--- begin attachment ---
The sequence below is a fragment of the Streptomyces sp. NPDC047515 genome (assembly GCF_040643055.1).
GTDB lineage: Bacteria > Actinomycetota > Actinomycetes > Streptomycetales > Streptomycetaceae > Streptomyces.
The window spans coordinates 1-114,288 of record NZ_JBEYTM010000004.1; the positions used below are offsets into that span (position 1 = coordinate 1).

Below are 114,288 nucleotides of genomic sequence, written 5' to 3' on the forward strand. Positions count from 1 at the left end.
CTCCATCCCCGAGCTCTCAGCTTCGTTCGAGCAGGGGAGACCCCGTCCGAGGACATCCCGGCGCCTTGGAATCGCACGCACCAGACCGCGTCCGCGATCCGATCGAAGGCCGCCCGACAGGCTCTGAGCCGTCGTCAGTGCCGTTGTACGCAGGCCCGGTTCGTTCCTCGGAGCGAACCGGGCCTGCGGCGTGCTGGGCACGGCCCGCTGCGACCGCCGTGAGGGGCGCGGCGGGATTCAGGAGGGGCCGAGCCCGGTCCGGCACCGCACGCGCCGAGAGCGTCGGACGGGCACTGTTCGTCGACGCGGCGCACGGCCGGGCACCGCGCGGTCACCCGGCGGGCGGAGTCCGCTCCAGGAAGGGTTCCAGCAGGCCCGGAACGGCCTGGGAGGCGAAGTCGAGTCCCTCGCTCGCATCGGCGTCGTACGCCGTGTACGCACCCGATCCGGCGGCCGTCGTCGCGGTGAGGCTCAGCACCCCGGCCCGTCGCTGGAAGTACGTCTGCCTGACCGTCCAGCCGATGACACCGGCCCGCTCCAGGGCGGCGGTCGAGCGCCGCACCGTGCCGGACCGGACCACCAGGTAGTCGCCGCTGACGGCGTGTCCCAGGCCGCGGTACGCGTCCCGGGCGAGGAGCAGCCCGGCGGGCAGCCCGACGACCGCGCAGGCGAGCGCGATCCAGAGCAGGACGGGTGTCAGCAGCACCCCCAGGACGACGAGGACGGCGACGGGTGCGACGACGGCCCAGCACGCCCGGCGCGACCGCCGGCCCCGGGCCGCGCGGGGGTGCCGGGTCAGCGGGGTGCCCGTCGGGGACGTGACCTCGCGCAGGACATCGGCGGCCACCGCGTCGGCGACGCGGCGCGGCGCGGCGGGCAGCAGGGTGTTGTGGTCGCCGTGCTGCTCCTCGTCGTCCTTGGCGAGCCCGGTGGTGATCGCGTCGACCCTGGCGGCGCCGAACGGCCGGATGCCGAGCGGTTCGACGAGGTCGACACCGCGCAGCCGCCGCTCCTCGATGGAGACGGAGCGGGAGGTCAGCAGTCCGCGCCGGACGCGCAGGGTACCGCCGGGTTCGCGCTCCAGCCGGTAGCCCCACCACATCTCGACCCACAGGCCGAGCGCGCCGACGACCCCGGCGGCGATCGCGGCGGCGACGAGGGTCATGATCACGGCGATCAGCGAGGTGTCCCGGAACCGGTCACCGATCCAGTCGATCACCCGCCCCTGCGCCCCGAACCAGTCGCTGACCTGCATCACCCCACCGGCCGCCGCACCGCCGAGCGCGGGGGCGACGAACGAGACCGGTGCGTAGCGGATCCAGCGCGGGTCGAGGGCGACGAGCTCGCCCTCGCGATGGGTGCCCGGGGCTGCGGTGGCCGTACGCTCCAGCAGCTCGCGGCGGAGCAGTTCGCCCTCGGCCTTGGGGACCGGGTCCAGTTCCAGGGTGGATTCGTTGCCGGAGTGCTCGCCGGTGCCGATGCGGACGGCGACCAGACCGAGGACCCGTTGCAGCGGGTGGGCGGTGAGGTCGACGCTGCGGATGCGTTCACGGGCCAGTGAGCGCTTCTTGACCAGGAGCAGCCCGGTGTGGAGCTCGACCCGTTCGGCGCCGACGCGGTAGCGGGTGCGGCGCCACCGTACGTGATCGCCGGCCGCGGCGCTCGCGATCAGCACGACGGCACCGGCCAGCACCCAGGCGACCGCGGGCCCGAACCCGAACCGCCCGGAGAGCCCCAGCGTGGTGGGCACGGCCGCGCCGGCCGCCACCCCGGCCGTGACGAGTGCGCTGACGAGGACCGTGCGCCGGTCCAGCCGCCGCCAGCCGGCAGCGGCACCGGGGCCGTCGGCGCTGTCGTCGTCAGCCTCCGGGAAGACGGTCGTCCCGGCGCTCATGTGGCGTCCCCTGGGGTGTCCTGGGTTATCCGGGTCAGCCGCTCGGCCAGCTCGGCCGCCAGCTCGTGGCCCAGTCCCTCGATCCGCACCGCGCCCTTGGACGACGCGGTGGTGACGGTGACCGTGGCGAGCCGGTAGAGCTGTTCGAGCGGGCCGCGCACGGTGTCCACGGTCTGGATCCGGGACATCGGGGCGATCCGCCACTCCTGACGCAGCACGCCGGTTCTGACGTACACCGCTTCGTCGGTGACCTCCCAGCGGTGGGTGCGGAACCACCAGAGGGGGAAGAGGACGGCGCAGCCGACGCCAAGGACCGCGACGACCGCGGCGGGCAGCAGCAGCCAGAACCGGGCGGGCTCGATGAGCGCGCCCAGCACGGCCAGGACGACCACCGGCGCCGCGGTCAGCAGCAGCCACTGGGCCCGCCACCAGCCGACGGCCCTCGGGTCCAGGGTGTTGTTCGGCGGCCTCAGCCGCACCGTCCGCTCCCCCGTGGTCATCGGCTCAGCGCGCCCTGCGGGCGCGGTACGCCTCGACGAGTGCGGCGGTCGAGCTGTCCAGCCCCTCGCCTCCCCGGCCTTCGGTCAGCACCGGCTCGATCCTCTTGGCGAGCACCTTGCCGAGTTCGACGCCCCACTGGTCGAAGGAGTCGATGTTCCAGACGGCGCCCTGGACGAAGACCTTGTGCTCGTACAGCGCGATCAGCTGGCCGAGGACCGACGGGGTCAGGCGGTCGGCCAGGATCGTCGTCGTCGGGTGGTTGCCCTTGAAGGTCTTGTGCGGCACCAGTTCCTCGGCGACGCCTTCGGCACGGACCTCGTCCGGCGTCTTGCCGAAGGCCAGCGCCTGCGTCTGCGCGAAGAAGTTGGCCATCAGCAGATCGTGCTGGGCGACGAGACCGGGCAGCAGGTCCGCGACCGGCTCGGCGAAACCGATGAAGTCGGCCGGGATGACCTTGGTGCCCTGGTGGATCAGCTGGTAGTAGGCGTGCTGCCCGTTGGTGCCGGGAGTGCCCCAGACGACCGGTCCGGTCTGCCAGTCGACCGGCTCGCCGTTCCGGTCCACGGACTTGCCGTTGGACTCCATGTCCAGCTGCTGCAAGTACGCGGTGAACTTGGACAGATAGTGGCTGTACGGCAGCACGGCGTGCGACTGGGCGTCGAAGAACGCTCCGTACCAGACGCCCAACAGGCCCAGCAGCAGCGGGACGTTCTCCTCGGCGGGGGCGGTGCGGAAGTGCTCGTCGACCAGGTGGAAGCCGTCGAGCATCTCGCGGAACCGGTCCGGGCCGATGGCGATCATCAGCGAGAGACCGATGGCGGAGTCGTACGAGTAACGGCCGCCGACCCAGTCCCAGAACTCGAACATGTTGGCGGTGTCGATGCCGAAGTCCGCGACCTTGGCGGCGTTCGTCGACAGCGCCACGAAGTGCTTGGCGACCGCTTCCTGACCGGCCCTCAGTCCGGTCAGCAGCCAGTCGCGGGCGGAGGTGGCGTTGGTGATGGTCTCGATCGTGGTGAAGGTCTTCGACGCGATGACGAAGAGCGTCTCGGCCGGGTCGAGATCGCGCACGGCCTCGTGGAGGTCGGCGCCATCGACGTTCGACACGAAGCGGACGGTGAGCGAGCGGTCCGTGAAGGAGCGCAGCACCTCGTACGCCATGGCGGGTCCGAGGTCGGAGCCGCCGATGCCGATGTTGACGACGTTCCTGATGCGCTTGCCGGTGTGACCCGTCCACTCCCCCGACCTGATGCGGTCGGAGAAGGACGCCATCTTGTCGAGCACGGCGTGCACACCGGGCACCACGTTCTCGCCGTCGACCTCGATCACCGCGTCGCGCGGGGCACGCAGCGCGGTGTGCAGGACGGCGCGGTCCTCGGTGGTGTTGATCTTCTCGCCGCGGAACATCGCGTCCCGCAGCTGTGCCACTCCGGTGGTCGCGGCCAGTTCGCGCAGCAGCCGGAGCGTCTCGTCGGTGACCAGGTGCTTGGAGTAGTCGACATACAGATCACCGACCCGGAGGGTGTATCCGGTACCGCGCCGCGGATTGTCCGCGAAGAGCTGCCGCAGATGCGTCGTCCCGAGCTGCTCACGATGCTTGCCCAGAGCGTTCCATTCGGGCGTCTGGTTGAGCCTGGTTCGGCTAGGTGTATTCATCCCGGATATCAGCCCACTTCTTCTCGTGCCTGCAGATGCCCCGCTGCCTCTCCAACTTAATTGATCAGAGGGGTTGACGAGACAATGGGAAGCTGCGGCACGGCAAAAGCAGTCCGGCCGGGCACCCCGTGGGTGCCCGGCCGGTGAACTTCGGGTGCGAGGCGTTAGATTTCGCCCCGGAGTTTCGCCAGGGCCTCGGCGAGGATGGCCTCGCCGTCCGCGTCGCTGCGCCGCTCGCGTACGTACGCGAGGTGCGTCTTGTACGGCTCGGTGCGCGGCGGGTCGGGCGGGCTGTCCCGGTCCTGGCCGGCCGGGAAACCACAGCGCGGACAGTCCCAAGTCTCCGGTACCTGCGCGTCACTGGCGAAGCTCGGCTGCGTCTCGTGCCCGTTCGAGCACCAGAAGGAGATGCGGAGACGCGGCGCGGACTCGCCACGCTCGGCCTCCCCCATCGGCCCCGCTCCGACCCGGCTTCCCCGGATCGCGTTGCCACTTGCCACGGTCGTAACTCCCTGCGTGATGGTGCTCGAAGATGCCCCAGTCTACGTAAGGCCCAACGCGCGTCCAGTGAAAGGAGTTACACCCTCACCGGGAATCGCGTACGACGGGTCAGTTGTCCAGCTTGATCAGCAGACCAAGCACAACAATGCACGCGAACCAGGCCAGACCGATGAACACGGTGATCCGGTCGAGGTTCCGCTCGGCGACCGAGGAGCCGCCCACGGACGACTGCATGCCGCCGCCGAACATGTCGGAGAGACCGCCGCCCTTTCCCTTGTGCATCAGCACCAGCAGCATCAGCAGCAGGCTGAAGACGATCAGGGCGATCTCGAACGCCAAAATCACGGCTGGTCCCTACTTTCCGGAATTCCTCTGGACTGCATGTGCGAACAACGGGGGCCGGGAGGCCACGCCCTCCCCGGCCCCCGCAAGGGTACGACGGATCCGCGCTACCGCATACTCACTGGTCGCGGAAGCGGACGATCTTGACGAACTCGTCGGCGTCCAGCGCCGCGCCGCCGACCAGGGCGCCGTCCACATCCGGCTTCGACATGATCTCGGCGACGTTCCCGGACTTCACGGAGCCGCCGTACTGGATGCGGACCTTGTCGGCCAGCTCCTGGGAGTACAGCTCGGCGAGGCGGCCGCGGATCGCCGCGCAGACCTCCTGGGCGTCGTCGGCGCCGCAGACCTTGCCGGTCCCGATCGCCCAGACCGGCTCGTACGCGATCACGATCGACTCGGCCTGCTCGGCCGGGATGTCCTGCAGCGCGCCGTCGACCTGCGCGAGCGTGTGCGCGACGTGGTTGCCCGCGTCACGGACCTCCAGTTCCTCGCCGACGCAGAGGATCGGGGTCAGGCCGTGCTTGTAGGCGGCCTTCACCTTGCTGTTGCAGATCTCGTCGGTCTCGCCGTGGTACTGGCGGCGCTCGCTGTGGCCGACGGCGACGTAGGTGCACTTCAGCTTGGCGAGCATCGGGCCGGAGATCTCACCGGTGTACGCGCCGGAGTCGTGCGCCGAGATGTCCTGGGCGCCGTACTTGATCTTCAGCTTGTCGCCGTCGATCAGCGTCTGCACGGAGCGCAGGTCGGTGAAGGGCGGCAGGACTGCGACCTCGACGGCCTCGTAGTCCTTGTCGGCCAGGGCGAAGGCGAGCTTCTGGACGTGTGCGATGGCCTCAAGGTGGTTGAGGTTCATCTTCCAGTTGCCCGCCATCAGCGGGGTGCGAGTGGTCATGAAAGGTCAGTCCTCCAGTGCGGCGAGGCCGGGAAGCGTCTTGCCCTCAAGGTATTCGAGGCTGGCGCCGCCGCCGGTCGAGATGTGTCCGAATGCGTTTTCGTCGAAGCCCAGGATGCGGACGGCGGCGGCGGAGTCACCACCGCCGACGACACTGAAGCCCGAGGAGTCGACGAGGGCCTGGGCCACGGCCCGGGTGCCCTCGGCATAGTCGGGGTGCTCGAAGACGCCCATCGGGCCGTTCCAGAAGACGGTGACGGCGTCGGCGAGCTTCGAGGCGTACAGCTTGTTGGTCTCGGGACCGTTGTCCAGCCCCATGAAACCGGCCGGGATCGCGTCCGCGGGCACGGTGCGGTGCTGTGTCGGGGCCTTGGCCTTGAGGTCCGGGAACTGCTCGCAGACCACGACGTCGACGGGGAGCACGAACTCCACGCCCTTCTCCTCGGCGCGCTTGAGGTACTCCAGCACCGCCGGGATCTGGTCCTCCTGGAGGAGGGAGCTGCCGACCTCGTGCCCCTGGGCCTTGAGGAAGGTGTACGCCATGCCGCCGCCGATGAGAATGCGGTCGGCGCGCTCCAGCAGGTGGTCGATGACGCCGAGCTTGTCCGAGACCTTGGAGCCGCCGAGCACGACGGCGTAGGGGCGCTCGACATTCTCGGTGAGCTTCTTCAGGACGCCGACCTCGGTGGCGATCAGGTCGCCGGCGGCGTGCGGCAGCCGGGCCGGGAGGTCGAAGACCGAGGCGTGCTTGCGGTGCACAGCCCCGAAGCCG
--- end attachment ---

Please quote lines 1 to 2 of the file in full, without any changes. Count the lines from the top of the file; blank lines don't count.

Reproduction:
The sequence below is a fragment of the Streptomyces sp. NPDC047515 genome (assembly GCF_040643055.1).
GTDB lineage: Bacteria > Actinomycetota > Actinomycetes > Streptomycetales > Streptomycetaceae > Streptomyces.